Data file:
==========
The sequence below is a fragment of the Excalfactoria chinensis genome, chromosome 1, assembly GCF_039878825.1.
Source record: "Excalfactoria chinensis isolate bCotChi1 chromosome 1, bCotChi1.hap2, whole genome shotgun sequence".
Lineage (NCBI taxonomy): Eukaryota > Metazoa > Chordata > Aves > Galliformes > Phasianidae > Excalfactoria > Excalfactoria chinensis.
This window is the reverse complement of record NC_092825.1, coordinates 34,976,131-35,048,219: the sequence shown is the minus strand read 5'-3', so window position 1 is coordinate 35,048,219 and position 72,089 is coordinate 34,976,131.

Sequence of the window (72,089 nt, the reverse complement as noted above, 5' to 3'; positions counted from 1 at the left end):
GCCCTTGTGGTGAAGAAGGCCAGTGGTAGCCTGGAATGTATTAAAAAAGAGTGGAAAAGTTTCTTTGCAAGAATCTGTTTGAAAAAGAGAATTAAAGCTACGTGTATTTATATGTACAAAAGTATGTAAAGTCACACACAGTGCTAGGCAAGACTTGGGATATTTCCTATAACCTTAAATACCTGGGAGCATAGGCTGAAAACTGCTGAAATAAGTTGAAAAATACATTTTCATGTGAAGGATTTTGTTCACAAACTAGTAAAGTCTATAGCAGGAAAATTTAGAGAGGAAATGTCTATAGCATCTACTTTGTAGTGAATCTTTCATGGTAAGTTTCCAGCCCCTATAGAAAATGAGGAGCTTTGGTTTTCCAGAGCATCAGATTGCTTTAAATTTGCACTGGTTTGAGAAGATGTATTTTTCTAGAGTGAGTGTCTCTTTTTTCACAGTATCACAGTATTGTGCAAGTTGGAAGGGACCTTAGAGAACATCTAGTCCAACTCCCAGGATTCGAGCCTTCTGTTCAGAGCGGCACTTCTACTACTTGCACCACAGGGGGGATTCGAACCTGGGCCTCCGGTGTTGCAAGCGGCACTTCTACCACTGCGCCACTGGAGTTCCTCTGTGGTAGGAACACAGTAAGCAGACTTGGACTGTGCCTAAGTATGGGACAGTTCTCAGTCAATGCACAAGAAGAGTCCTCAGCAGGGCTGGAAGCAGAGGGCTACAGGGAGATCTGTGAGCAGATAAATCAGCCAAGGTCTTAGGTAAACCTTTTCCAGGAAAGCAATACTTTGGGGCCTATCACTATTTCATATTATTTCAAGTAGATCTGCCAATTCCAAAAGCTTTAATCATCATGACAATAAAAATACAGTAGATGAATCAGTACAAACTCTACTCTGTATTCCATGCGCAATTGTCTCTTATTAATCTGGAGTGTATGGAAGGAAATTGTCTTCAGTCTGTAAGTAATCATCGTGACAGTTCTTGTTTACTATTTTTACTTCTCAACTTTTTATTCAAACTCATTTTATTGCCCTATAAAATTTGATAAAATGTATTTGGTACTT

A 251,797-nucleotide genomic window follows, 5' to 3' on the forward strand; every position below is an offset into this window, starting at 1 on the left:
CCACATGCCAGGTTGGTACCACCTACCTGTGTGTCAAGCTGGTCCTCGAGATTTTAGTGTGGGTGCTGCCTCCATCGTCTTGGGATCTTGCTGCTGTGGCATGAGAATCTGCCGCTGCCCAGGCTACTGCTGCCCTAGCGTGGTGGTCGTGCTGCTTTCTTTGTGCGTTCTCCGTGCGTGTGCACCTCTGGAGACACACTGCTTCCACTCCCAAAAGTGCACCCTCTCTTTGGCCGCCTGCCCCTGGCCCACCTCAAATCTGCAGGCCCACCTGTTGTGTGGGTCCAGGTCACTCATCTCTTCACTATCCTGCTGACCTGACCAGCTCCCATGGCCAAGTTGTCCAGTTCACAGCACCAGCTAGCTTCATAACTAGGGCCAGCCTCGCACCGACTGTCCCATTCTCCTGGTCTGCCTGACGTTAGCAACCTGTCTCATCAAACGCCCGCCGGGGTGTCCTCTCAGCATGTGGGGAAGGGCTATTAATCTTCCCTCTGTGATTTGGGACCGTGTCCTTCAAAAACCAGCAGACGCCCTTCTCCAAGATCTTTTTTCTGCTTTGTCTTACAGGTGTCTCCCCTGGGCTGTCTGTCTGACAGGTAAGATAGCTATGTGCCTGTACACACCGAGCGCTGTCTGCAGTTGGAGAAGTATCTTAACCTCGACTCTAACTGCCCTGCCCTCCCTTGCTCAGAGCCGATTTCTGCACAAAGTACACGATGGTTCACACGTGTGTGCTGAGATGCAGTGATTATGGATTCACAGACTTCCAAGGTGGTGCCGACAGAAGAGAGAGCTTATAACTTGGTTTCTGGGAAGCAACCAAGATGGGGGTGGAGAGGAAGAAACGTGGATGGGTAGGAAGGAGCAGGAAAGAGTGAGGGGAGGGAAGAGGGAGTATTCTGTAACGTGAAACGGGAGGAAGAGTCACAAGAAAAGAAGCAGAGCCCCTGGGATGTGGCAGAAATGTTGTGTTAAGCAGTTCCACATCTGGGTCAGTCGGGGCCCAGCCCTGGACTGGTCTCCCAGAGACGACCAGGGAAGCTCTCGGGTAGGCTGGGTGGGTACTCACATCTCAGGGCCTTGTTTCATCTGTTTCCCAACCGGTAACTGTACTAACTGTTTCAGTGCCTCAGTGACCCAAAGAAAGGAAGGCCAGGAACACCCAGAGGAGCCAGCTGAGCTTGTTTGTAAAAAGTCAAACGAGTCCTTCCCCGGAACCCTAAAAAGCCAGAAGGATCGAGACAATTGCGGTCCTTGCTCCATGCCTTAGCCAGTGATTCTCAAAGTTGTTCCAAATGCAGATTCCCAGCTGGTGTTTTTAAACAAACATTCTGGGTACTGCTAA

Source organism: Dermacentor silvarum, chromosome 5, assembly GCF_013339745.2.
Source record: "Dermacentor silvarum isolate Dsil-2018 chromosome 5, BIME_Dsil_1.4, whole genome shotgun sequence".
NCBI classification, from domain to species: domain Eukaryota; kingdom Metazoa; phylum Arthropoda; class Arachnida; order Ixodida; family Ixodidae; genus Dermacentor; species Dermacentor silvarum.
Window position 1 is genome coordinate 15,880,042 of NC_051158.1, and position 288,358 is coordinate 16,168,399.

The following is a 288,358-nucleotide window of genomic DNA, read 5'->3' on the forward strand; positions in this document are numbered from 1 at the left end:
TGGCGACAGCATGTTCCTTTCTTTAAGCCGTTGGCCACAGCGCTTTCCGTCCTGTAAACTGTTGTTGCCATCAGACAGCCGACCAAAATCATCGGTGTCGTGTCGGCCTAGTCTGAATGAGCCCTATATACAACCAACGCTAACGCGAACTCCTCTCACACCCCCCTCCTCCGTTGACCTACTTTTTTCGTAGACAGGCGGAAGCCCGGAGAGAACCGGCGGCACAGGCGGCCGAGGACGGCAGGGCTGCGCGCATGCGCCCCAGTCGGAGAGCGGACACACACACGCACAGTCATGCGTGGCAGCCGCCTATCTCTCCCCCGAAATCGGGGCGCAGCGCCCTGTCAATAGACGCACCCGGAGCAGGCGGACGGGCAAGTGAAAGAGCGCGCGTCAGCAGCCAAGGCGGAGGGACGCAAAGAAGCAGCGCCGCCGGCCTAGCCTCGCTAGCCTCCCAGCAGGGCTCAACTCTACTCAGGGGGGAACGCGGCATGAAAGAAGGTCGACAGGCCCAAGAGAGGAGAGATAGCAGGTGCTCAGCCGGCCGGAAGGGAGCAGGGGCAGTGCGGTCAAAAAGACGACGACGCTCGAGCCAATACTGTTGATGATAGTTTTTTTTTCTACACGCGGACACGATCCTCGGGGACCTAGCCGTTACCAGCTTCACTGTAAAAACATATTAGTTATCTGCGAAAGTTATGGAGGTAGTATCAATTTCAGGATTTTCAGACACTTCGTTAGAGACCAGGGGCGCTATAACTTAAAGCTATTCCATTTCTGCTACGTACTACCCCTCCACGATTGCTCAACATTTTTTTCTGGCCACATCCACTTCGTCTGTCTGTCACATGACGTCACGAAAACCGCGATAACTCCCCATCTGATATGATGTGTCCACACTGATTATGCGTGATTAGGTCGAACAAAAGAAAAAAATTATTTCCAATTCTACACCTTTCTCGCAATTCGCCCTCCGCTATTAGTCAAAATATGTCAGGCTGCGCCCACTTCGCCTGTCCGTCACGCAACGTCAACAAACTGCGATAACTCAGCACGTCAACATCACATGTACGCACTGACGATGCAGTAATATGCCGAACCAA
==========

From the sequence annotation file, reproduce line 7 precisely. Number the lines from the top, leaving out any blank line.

A 251,797-nucleotide genomic window follows, 5' to 3' on the forward strand; every position below is an offset into this window, starting at 1 on the left: